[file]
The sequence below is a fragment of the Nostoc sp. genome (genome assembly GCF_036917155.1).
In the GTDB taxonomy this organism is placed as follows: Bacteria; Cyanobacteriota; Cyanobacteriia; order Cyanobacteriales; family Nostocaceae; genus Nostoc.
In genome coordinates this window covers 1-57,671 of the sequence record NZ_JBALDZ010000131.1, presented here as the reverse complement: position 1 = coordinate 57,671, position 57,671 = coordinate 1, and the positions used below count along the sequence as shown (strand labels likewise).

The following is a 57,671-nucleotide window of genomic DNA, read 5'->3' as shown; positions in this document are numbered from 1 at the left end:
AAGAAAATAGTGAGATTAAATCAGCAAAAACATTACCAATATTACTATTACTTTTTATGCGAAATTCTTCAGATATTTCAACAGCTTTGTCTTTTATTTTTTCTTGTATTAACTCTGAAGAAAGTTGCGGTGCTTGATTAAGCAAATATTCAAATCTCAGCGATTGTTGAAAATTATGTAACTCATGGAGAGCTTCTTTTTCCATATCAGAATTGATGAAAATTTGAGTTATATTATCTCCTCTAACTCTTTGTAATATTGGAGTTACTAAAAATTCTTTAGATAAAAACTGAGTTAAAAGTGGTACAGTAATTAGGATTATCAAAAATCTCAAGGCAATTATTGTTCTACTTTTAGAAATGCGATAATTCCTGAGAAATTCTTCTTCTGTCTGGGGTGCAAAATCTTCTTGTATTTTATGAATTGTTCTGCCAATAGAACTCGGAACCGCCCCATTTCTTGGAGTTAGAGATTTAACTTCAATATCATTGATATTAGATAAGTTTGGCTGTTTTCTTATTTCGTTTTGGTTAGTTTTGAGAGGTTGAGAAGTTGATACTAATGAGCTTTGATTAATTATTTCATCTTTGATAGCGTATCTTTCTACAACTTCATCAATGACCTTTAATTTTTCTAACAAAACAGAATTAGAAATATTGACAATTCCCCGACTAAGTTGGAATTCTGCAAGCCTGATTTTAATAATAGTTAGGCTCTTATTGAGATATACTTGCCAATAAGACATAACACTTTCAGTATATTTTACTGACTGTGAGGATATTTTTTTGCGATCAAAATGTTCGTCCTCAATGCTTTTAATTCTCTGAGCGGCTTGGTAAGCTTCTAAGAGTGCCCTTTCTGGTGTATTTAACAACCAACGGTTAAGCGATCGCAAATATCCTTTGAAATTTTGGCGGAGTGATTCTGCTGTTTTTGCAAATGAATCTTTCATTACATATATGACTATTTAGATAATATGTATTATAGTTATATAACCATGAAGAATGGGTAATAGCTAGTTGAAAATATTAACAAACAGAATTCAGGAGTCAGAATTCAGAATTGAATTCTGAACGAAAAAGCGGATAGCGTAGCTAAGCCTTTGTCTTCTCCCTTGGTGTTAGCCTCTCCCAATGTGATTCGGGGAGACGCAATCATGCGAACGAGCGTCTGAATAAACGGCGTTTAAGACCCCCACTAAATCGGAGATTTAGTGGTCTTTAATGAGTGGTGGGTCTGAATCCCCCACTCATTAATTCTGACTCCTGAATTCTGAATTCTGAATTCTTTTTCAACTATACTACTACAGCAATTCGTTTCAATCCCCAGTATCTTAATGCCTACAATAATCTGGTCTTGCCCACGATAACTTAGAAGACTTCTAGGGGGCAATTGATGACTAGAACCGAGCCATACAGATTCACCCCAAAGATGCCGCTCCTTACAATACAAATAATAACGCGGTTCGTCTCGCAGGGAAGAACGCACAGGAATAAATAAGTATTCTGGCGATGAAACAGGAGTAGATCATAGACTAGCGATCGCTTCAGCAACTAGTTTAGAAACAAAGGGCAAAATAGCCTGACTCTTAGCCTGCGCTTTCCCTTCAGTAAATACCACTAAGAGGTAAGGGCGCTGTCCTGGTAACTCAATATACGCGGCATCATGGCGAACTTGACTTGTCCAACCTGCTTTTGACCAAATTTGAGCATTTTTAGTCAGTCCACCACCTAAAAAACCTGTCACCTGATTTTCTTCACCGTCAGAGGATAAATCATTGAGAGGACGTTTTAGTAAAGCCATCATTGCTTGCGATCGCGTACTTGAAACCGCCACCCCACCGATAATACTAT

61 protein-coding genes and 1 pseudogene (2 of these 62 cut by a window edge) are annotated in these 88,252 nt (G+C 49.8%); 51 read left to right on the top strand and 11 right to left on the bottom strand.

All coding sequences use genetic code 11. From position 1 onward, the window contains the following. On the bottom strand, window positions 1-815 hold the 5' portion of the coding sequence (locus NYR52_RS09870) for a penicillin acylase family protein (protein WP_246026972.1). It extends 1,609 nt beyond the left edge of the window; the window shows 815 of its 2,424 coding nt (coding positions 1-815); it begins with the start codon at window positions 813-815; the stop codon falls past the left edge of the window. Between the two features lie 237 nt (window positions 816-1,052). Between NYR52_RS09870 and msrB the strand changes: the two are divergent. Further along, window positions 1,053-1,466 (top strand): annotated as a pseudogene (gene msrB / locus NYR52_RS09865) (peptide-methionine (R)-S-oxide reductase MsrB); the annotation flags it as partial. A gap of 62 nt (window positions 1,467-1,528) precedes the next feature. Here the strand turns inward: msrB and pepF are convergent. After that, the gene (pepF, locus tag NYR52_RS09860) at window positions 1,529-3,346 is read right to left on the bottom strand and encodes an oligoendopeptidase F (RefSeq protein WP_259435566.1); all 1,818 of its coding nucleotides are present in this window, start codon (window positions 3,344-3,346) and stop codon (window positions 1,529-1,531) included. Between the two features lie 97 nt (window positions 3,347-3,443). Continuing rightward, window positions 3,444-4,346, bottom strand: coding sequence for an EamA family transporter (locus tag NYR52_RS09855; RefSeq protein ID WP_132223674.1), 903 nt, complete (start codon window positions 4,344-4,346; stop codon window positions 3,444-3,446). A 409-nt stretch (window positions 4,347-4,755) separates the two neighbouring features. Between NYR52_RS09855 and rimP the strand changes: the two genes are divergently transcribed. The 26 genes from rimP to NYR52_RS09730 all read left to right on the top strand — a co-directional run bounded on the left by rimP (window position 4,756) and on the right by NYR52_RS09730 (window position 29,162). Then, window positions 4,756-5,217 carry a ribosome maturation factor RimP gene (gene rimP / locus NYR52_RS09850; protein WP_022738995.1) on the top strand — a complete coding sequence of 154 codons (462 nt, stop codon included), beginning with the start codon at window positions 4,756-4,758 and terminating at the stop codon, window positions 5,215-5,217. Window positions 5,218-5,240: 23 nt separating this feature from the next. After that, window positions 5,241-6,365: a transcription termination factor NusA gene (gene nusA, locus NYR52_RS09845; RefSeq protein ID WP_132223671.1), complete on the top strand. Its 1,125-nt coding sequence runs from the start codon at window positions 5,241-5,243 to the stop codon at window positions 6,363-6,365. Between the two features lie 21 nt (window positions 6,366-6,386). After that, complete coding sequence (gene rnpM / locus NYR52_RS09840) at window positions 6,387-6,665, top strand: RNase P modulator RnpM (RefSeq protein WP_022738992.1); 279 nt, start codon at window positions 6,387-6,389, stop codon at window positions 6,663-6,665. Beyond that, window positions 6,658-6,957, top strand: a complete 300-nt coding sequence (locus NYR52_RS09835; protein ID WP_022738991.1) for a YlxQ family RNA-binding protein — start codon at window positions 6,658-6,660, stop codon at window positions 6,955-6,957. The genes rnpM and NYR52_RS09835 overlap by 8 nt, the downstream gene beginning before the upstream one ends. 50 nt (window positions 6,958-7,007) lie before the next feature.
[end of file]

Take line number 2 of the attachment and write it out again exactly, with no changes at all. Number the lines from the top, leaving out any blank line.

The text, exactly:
In the GTDB taxonomy this organism is placed as follows: Bacteria; Cyanobacteriota; Cyanobacteriia; order Cyanobacteriales; family Nostocaceae; genus Nostoc.